Our company had the advantage that we were not connected to any of that at all. The incumbents will likely look to reduce these vessel days, but I don’t see them completely removing them at all.
John: Okay. Thank you. Back to you, Eli, a lot of SPACs look for PIPE capital. After they announce their deals, are you looking to raise additional PIPE dollars?
Eli: Great question, John. Actually, we took the opposite approach. We waited until we had our PIPE capital spoken for, and then announced the transaction. We’ve got all of our capital spoken for. We’ve reached the minimum cash required aside from the capital that’s in this SPAC. What’s great is that we have a lot of strategic backing. Again, those strategics came in strong including Transocean and Schlumberger, they came into the PIPE, and so we have all the dollars spoken for. At this point, we’re just ready to go, ready to close, and get moving, and continuing to build this awesome company.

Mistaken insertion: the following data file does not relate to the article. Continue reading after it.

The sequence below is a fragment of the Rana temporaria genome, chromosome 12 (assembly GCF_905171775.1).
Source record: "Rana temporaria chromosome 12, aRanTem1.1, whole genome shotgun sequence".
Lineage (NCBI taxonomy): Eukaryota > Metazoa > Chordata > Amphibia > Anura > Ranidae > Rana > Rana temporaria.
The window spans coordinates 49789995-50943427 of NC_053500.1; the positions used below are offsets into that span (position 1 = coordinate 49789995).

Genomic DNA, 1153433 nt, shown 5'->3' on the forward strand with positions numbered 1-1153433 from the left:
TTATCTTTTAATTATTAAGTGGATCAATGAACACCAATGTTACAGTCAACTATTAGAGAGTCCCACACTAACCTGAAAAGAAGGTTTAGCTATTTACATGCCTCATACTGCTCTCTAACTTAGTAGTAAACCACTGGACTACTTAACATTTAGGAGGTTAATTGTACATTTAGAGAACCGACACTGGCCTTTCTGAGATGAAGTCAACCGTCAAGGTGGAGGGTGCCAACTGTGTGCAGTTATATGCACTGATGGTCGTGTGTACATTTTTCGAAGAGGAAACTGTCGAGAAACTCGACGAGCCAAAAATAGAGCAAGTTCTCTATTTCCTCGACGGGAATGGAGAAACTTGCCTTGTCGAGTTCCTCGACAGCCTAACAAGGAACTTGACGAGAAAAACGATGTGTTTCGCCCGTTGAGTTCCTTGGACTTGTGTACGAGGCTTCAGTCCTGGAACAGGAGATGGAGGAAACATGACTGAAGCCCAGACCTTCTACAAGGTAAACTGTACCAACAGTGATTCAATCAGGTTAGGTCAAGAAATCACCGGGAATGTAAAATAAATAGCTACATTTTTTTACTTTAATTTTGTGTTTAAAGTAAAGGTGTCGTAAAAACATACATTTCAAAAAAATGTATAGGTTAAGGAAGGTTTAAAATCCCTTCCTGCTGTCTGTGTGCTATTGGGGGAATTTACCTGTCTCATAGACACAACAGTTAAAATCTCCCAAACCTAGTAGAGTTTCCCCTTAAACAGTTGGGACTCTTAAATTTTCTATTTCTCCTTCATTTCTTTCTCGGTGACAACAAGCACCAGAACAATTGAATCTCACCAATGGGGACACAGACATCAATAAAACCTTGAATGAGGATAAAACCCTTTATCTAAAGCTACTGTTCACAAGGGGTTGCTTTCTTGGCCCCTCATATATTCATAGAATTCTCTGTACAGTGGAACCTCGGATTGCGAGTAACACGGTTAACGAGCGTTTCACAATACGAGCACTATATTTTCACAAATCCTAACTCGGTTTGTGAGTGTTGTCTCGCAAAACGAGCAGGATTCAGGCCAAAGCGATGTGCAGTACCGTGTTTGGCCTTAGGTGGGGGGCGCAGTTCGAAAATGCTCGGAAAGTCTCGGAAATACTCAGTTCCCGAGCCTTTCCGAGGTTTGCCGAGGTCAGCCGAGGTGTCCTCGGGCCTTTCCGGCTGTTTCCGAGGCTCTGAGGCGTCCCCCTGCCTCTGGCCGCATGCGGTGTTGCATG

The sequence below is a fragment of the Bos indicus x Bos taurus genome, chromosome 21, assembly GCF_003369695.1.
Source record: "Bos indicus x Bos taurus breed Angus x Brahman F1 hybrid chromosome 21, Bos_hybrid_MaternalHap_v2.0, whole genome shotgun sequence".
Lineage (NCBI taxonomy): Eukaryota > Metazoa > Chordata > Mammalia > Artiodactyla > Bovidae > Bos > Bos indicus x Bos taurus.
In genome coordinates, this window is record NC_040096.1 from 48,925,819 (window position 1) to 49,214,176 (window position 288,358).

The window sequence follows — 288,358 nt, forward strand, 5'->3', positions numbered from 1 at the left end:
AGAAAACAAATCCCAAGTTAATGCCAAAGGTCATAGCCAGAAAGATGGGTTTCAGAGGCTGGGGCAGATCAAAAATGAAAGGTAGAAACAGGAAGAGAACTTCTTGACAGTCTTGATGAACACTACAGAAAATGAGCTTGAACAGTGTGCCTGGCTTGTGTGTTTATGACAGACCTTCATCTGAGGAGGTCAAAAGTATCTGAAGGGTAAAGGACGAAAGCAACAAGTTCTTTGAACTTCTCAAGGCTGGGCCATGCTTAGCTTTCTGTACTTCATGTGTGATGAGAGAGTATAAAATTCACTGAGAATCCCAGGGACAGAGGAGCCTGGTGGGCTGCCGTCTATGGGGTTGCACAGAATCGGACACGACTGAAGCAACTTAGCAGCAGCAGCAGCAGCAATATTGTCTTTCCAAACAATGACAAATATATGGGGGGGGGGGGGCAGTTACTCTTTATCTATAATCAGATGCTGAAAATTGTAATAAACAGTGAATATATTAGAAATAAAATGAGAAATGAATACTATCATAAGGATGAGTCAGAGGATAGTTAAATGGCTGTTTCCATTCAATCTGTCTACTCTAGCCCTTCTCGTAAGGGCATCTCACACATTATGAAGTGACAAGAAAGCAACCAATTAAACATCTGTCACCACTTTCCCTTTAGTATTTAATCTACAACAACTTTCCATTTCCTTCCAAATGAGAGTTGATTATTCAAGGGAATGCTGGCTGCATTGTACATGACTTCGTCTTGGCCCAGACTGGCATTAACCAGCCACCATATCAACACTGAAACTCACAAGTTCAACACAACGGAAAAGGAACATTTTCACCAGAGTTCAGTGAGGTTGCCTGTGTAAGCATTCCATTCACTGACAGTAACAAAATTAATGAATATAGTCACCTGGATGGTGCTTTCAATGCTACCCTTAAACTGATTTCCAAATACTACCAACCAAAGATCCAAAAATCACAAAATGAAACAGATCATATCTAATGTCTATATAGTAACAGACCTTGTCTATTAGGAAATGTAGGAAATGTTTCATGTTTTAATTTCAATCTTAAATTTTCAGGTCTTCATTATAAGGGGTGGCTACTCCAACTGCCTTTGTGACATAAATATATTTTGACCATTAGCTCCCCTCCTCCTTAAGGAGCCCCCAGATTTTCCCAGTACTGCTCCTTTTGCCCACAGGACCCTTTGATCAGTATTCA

John: Thank you. Here’s a follow-up. I think this is probably more towards Nic here. It says, how deep can your robots go and still perform, and how does the depth impact performance?
Nicolaus: The systems that we have that are oriented toward government applications, they can go pretty deep. Commercially, there’s the lion share of the market is around 3,000 meters and we have systems that are capable of that. That’s where the mainstay of our product offering is. Now, we don’t have specific delineations between shallow and deeper water.
The advantage that we noticed right away is that there’s a lot of bespoke offerings because when you get caught in this tweener world of, “Oh, I just need to do a little survey and take some pictures. Oh, I want to then go and turn a valve, or I need to apply a probe to this particular point.”